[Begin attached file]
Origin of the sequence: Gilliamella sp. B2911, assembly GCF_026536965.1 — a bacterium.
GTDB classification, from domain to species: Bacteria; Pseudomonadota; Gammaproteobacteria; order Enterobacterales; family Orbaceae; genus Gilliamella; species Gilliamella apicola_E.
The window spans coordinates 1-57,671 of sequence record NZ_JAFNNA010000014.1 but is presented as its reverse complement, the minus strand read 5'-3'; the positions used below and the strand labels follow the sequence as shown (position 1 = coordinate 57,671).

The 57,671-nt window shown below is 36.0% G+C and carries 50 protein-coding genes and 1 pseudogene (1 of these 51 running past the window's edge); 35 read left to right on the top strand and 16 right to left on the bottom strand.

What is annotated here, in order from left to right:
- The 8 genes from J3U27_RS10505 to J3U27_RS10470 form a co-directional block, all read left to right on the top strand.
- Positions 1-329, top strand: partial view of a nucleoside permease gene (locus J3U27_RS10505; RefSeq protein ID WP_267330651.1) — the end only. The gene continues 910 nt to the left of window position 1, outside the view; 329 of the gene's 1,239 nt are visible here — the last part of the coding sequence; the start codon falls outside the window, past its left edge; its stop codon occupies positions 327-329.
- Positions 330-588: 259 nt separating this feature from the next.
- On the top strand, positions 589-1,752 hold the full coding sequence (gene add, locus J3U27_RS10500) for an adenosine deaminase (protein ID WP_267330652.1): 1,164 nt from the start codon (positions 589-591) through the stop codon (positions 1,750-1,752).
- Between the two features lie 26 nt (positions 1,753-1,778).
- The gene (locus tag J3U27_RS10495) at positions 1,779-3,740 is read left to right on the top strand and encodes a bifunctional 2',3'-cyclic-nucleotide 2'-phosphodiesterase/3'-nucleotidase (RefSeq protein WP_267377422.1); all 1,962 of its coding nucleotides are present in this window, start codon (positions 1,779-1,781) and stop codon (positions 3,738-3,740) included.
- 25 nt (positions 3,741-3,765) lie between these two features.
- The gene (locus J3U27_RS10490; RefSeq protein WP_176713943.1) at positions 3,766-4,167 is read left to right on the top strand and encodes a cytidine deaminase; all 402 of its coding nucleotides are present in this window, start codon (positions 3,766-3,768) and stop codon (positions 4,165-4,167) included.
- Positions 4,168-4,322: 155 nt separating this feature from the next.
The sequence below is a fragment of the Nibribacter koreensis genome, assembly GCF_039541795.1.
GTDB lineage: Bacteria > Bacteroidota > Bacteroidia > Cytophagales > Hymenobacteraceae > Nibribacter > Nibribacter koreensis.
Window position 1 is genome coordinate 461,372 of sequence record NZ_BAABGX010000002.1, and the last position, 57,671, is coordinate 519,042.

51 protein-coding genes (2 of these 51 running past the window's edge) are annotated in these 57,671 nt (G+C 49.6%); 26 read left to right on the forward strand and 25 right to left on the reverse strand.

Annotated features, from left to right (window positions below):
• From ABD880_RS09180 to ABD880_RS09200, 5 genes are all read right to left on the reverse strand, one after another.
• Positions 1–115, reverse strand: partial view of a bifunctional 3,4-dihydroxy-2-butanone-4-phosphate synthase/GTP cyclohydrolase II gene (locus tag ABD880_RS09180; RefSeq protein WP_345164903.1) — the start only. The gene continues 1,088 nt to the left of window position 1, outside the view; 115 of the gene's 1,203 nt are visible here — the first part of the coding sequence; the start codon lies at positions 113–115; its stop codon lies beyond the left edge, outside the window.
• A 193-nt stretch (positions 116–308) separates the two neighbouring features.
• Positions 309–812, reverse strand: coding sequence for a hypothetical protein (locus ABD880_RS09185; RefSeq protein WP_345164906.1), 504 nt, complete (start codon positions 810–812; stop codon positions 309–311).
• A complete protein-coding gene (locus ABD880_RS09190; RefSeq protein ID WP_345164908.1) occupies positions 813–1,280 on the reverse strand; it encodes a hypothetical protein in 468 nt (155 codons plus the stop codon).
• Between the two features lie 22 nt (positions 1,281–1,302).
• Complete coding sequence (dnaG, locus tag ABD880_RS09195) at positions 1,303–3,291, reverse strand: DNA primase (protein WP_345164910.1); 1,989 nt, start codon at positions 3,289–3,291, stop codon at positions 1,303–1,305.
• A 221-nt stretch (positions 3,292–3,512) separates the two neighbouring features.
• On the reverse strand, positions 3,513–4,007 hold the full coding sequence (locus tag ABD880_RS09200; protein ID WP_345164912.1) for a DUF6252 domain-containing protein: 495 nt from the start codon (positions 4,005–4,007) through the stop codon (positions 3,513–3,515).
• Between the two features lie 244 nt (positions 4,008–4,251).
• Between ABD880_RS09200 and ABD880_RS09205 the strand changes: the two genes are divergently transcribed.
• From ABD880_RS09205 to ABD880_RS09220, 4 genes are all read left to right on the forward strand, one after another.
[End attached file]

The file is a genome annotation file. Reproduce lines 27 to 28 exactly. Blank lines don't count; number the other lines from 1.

• A 221-nt stretch (positions 3,292–3,512) separates the two neighbouring features.
• On the reverse strand, positions 3,513–4,007 hold the full coding sequence (locus tag ABD880_RS09200; protein ID WP_345164912.1) for a DUF6252 domain-containing protein: 495 nt from the start codon (positions 4,005–4,007) through the stop codon (positions 3,513–3,515).